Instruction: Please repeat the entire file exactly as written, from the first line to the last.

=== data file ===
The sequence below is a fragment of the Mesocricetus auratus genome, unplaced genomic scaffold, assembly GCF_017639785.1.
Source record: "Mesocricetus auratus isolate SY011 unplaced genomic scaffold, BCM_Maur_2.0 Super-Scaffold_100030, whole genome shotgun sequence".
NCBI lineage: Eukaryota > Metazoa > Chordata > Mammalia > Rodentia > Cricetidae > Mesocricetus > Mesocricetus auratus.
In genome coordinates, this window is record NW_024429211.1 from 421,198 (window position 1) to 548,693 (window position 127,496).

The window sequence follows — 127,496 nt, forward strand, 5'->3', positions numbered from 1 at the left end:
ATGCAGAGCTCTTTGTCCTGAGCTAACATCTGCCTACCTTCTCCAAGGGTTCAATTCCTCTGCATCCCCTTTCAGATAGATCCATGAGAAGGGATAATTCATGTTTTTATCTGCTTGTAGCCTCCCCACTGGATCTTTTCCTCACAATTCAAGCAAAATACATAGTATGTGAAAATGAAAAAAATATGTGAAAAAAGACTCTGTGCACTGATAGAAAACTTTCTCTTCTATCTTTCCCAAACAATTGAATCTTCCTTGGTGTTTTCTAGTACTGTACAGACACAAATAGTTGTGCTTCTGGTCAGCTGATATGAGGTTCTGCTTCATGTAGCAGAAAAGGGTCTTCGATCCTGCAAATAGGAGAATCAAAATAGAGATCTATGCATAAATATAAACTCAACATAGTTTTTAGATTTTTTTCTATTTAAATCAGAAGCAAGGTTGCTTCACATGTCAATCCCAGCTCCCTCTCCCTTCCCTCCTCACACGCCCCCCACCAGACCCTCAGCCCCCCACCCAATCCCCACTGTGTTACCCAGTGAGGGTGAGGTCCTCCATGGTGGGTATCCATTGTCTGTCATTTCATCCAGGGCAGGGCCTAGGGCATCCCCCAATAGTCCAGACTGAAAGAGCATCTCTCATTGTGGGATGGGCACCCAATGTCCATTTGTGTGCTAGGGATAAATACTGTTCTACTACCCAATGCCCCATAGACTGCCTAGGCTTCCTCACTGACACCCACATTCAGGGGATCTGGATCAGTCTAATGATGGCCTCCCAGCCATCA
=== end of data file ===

The sequence below is a fragment of the Mesocricetus auratus genome, unplaced genomic scaffold, assembly GCF_017639785.1.
Source record: "Mesocricetus auratus isolate SY011 unplaced genomic scaffold, BCM_Maur_2.0 Super-Scaffold_100030, whole genome shotgun sequence".
NCBI lineage: Eukaryota > Metazoa > Chordata > Mammalia > Rodentia > Cricetidae > Mesocricetus > Mesocricetus auratus.
In genome coordinates, this window is record NW_024429211.1 from 421,198 (window position 1) to 548,693 (window position 127,496).

The window sequence follows — 127,496 nt, forward strand, 5'->3', positions numbered from 1 at the left end:
ATGCAGAGCTCTTTGTCCTGAGCTAACATCTGCCTACCTTCTCCAAGGGTTCAATTCCTCTGCATCCCCTTTCAGATAGATCCATGAGAAGGGATAATTCATGTTTTTATCTGCTTGTAGCCTCCCCACTGGATCTTTTCCTCACAATTCAAGCAAAATACATAGTATGTGAAAATGAAAAAAATATGTGAAAAAAGACTCTGTGCACTGATAGAAAACTTTCTCTTCTATCTTTCCCAAACAATTGAATCTTCCTTGGTGTTTTCTAGTACTGTACAGACACAAATAGTTGTGCTTCTGGTCAGCTGATATGAGGTTCTGCTTCATGTAGCAGAAAAGGGTCTTCGATCCTGCAAATAGGAGAATCAAAATAGAGATCTATGCATAAATATAAACTCAACATAGTTTTTAGATTTTTTTCTATTTAAATCAGAAGCAAGGTTGCTTCACATGTCAATCCCAGCTCCCTCTCCCTTCCCTCCTCACACGCCCCCCACCAGACCCTCAGCCCCCCACCCAATCCCCACTGTGTTACCCAGTGAGGGTGAGGTCCTCCATGGTGGGTATCCATTGTCTGTCATTTCATCCAGGGCAGGGCCTAGGGCATCCCCCAATAGTCCAGACTGAAAGAGCATCTCTCATTGTGGGATGGGCACCCAATGTCCATTTGTGTGCTAGGGATAAATACTGTTCTACTACCCAATGCCCCATAGACTGCCTAGGCTTCCTCACTGACACCCACATTCAGGGGATCTGGATCAGTCTAATGATGGCCTCCCAGCCATCA